The post I was composing this morning while enjoying my first full blissful day off, no studying, not a care in the world, was derailed. I got a call from the hospital just after noon letting me know that Paul was there after being hit by a car on his bike. I have dreaded this call for the nearly five years we've been together. So off to the hospital I rushed - luckily we live only 4 blocks away, so rushing to the hospital can be done in short order.

He is currently stable, but has multiple broken ribs, broken clavicle, broken scapula (shoulder), some fractures along his spine (which don't seem to be of much concern), a punctured lung, and blood pooling around and in his right lung with is making breathing difficult. He also had some trauma to his head and has a concussion, but it seems his helmet did it's job, and he is really lucky as far as this is concerned.

After many x-rays and CT scans, the orthopedic people have decided they need to operate to repair his shoulder tomorrow. The socket in which the ball sits is cracked and has shifted, so that needs to be realigned and will be held in place with a screw. Since they are already going in there, they have also decided to repair his collar bone, which wouldn't normally be done, but what the heck. He will also need a tube put in his chest to drain out the blood and air putting pressure on his lungs. Surgery is booked for around 9am on Tuesday.

He is currently in an acute trauma unit, but I believe after the surgery he will be moved to a different trauma unit. Paul will likely be in hospital for the next 4 days or so. I would not recommend visiting until Wednesday, depending on how his recovery from surgery goes tomorrow.

I will update as frequently as I can.

Sunday, April 20, 2008

April Snow

I woke and saw
That softly, in the night
Sweet April lost her way!
And o’er the ground
A soft snow had fallen,
Displacing balmy showers-
So long a token of the
Fair freshness of nature’s
Wakening month.
Yet, lying ‘neath the fond
Caress of winter’s parting gift
We know the buds and green
Of spring will burst forth
Even more aglow
Vibrant with beauty!
From their rest
Beneath the snow.

Valerie Morrison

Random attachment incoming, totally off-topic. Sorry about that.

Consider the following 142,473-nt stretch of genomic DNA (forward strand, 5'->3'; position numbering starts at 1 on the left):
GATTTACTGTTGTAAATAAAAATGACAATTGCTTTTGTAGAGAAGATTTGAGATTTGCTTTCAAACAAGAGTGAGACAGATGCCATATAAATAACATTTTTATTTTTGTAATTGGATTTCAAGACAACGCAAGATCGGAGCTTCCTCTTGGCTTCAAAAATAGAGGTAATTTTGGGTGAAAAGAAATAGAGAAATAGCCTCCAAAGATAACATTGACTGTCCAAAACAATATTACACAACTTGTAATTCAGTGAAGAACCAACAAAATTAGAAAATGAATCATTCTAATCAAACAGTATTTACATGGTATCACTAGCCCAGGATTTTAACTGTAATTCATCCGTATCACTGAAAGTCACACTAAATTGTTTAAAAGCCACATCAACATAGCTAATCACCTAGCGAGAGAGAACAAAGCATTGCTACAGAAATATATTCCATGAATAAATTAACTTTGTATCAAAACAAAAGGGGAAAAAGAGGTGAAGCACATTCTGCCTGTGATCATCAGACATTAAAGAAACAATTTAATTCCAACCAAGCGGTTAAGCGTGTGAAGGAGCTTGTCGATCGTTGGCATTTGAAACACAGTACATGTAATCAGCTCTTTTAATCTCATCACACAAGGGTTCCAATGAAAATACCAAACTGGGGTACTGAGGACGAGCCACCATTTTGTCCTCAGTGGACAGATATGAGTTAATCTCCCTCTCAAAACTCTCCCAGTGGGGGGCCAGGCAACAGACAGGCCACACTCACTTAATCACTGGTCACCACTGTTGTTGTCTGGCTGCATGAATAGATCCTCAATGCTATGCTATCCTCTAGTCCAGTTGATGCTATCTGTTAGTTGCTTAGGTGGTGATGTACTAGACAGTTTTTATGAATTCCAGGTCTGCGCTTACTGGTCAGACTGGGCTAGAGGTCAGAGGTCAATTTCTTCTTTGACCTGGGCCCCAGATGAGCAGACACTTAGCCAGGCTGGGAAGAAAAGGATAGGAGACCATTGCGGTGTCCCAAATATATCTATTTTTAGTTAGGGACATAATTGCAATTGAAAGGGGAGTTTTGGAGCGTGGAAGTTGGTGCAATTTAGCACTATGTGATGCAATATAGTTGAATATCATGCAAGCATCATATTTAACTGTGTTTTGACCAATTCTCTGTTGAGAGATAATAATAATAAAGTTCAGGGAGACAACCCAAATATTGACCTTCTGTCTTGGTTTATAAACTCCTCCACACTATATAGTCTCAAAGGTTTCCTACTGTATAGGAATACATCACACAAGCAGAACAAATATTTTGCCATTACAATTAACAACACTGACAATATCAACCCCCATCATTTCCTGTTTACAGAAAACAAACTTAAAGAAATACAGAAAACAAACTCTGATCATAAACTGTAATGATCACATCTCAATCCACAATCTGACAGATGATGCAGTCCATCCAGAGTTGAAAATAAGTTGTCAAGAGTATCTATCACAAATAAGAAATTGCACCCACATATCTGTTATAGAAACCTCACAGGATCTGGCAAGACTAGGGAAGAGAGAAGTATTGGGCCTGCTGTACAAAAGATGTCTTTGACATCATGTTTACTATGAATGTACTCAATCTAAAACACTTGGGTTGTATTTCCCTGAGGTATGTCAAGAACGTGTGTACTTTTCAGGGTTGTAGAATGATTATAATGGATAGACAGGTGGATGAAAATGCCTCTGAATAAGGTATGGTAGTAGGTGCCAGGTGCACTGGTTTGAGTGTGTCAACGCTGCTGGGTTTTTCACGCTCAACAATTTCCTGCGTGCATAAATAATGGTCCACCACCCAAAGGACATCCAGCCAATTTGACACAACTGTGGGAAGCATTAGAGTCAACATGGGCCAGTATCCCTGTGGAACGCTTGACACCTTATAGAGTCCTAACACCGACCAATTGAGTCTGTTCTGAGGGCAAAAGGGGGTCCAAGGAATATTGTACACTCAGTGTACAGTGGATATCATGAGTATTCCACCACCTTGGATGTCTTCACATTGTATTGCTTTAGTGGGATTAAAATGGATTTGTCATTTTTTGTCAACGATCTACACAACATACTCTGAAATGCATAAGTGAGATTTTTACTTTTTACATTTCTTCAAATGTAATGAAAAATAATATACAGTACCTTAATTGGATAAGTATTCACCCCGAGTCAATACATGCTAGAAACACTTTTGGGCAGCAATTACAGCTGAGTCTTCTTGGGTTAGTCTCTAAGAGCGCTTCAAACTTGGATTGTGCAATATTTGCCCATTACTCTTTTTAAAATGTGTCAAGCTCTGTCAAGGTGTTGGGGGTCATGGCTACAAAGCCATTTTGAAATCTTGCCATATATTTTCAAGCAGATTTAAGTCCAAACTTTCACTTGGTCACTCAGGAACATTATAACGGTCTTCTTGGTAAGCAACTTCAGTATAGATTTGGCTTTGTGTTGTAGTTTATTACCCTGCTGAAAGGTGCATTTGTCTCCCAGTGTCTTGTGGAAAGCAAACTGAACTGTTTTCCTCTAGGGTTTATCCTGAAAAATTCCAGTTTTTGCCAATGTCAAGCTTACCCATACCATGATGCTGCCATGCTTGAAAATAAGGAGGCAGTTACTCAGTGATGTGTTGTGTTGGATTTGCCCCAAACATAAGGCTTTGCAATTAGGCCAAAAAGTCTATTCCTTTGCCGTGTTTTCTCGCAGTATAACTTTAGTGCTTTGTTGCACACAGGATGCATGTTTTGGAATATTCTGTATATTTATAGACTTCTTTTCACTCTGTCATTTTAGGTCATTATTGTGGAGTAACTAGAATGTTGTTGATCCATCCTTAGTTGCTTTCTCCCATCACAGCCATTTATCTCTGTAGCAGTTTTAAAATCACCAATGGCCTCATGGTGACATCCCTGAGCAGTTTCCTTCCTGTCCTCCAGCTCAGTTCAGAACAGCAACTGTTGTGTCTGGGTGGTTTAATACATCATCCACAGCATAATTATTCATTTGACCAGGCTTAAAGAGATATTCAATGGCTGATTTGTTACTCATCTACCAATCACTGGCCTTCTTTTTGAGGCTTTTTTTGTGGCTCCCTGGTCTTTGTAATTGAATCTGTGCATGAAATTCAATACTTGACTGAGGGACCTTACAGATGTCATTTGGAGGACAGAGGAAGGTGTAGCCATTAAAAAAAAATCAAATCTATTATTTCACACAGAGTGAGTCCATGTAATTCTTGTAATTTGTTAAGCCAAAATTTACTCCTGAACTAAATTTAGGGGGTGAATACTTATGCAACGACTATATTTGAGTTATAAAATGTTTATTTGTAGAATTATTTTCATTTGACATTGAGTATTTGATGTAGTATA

Saturday, April 19, 2008

bill c-517: mandatory labelling of GE food

This post is copied with permission from my dear friend Harmony's blog. This is a very important issue near and dear to my heart. Thanks Tro!

. . . . .

I urge you all to get involved in this very important issue. GMO foods are undertested and owned by major corporations who (yes, corporations are legally a who and not a what...scary) wield their power to destroy the lives of farmers in Canada and many parts of the world. You have the right to be able to make an informed choice about what you put in your and your childrens' bodies.

Please follow the actions suggested by Greenpeace on this site to pressure federal MPs to vote for the mandatory labeling of GMO foods, which may lead to a ban on them in Canada altogether. As of now, if you buy non-organic soy, wheat, corn, animal products, canola, yellow zucchini, potatoes, flax or cotton, you are likely paying for GMOs. The global food crisis is being worsened by this phenomenon, which seeks to limit nature's bounty to a few corporate owned Frankencrops.

Get involved! Everyone is needed for this, and we are so close to achieving victory.

Saturday, April 12, 2008

sesame maple roasted tofu

1 tsp canola oil
2 tsp sesame oil
1/4 tsp salt
1/4 tsp pepper
1 medium onion, diced
1 brick o' firm tofu
1 Tbsp tahini paste
1 Tbsp soy sauce
1 Tbsp maple syrup
1 Tbsp rice wine vinegar
1 Tbsp sesame seeds

Preheat your oven to 450. Dice up your fu into 1 inch cubes. Toss with canola oil, sesame oil, salt, pepper, and onions. Spread onto a baking sheet and roast in oven for 15-20 min, until tofu and onions are starting to brown. In the mean time, whisk together remaining ingredients into a delish sauce. Remove tofu from oven, toss with sesame maple sauce, return to oven and roast another 8 min or so.